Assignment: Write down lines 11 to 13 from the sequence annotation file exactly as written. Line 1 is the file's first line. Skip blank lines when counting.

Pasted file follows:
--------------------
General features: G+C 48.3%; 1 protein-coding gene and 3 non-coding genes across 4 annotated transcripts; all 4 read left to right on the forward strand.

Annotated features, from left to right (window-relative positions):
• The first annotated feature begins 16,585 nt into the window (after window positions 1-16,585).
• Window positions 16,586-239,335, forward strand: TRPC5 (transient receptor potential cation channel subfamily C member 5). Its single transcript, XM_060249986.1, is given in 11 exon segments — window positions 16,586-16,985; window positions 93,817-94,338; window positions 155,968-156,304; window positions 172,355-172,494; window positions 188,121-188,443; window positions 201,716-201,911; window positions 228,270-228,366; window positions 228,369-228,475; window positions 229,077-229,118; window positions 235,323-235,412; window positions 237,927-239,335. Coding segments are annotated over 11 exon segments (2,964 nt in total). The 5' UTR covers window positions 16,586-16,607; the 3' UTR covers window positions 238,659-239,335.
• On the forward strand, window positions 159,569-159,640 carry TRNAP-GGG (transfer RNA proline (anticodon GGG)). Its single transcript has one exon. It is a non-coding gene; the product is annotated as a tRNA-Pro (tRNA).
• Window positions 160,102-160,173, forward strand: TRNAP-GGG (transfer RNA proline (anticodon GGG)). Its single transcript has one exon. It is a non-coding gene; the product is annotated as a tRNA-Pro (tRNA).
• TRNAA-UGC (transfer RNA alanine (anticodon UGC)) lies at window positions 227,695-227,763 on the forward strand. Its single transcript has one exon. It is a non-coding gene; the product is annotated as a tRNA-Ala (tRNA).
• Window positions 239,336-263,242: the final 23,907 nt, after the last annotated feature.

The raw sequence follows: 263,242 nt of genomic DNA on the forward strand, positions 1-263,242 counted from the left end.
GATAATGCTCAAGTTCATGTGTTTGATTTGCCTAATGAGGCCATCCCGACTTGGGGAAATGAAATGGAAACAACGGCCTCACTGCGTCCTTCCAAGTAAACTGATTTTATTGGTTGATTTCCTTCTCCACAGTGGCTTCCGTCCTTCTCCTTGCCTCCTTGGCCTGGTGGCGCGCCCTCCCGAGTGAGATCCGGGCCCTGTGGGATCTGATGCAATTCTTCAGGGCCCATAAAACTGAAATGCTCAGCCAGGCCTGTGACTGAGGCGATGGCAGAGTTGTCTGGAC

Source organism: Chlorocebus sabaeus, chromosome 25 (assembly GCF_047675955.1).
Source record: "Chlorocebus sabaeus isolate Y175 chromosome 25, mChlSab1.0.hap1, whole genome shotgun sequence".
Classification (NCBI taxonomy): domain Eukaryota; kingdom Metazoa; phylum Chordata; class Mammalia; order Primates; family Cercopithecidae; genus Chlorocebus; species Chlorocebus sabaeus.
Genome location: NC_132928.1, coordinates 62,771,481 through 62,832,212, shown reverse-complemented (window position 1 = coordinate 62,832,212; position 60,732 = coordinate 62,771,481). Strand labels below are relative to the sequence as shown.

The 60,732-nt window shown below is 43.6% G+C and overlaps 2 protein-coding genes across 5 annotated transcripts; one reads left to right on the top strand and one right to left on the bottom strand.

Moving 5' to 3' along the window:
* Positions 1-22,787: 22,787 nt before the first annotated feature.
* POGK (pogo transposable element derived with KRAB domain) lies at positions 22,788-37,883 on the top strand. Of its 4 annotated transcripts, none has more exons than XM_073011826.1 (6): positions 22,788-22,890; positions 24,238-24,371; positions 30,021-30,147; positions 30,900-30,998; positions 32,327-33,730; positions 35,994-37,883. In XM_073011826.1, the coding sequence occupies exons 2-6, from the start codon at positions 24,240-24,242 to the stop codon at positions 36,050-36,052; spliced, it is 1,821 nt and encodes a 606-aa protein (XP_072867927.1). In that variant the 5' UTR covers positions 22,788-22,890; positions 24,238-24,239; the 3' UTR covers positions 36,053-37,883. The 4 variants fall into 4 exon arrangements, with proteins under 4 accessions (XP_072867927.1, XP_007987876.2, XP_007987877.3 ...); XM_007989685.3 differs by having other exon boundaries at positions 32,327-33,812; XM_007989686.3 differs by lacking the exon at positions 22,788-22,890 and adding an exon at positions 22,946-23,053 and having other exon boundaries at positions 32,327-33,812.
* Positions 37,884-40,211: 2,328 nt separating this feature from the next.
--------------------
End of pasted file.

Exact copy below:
Source organism: Chlorocebus sabaeus, chromosome 25 (assembly GCF_047675955.1).
Source record: "Chlorocebus sabaeus isolate Y175 chromosome 25, mChlSab1.0.hap1, whole genome shotgun sequence".
Classification (NCBI taxonomy): domain Eukaryota; kingdom Metazoa; phylum Chordata; class Mammalia; order Primates; family Cercopithecidae; genus Chlorocebus; species Chlorocebus sabaeus.